Consent and capacity

In order to provide valid consent a patient must have the requisite capacity.

The Mental Capacity Act 2005 (MCA) sets out a statutory test for capacity. This states a person lacks capacity if they are unable to make a decision for themselves in relation to a matter because of an impairment of, or a disturbance in the functioning of the mind or brain. To be able make a decision, the patient must be able to:

  • understand the information relevant to the decision
  • retain that information for long enough to be able to use or weigh it as part of reaching a decision, and to
  • communicate their decision effectively by any means.

The MCA makes it clear that we must begin with a presumption of capacity - a patient must be presumed to have the requisite capacity unless it can be established, on the balance of probabilities, that they do not. It must also be remembered that capacity is decision-specific and that a given diagnosis does not automatically render the patient incapable.

With that in mind:

  • Ensure that you have information leaflets about procedures that are accessible to patients with a range of impairments. For example, think about how you might give information to a patient who cannot read or has visual difficulties or is hearing impaired.
  • Think about how you can make information more understandable - this might be simply using plain English or providing material in an appropriate language, or in an appropriate format for patients with impaired vision.
  • When you are treating patients who have learning difficulties, properly constructed information, along with support to understand it, may make the difference between a person being able to decide for themselves or not.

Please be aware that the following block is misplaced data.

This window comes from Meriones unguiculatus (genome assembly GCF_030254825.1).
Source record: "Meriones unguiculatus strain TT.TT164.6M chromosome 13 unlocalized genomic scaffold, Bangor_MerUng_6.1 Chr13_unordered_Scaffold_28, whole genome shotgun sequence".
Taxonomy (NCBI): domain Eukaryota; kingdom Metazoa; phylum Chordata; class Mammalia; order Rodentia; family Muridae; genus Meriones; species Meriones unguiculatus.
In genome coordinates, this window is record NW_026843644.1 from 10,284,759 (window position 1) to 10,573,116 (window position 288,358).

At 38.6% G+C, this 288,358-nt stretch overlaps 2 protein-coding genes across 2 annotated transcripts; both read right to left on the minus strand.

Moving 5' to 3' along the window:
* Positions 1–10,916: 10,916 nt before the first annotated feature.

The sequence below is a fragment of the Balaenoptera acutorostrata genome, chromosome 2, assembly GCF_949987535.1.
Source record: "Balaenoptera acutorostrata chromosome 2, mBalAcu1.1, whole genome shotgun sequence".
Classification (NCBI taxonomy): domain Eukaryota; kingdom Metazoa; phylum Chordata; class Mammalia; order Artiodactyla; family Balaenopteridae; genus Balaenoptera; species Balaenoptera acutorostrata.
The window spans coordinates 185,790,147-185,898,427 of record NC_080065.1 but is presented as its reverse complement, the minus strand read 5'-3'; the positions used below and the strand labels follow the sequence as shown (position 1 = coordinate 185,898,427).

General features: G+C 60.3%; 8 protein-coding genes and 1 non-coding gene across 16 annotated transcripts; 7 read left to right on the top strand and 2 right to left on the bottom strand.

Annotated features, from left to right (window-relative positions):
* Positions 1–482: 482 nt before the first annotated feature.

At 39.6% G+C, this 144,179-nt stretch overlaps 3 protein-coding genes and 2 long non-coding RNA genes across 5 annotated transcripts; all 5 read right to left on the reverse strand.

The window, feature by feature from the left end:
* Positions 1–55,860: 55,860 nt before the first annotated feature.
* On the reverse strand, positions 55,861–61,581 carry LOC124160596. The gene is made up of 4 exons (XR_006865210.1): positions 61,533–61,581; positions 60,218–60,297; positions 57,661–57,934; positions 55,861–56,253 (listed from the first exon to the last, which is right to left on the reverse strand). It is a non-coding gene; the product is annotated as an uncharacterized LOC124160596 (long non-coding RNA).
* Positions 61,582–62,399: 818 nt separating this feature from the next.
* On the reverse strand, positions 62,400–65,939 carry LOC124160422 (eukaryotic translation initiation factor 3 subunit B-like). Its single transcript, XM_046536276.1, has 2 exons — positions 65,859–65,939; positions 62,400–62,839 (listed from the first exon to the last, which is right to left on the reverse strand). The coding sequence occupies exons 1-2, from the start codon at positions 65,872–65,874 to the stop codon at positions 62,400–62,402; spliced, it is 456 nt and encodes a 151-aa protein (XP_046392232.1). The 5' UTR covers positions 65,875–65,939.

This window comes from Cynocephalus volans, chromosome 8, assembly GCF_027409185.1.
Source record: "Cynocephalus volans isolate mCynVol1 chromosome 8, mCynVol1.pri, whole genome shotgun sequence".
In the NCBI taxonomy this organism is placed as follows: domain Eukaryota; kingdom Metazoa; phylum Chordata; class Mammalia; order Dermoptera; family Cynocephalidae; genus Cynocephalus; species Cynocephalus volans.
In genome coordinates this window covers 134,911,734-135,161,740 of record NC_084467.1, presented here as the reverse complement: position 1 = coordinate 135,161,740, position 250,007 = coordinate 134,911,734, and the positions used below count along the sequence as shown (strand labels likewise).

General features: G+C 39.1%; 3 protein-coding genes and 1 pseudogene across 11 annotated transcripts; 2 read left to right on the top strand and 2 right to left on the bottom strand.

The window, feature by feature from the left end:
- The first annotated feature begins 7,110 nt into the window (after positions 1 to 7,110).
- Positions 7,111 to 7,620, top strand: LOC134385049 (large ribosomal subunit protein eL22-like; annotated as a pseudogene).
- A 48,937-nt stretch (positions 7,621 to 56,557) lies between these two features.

• Think about how you will help maximise their decision-making ability and what support they might need to do this. This might range from visual aids to more time to consider their decision.

Where a patient lacks capacity, healthcare decisions must always be taken in their best interest. The MCA introduced a statutory framework for reaching such a decision. While responsibility for a decision remains with the decision-maker, those close to the patient, including their family and those involved in caring for them, must ordinarily be consulted when reaching that decision about what represents the patient's best interests. When there is nobody other than paid professionals to be consulted, then an Independent Mental Capacity Advocate (IMCA) or, in Scotland, a Welfare Attorney, must be consulted for all serious medical treatment.

Lasting power of attorney (LPA)

A person with capacity can confer the power to make decisions on their behalf by creating Lasting Power of Attorney relating to health and welfare. This would only become relevant should that person lose capacity. When caring for people who lack capacity it is important to clarify whether there is a relevant and valid Lasting Power of Attorney in place that deals with the issue at hand.

The MCA also gives patients power to make advance decisions to refuse treatment. These do not compel a practitioner to provide a particular treatment but do allow a patient to refuse treatment in specific circumstances. These can be expressed orally but, amongst other things, must be in writing where they relate to life-sustaining treatment.

This can be a complex area and it is important to take advice when there is any doubt as to the validity of, or capacity to make, an advance decision. Even where the advance decision is perhaps not precisely valid and applicable to those circumstances, it may form part of the picture that should be taken into account when reaching a decision with regard to the best interests of an incapacitated patient.

Summary

Rather than a one-off event, obtaining a patient's consent should be approached as a process involving providing information, answering the patient's questions and, where circumstances allow, giving the patient time to consider their decision to undergo the procedure or treatment. Allegations of lack of informed consent arise regularly in clinical negligence. Care and attention to the consent process can help reduce this risk.

This page was correct at publication on 13/04/2015. Any guidance is intended as general guidance for members only. If you are a member and need specific advice relating to your own circumstances, please contact one of our advisers.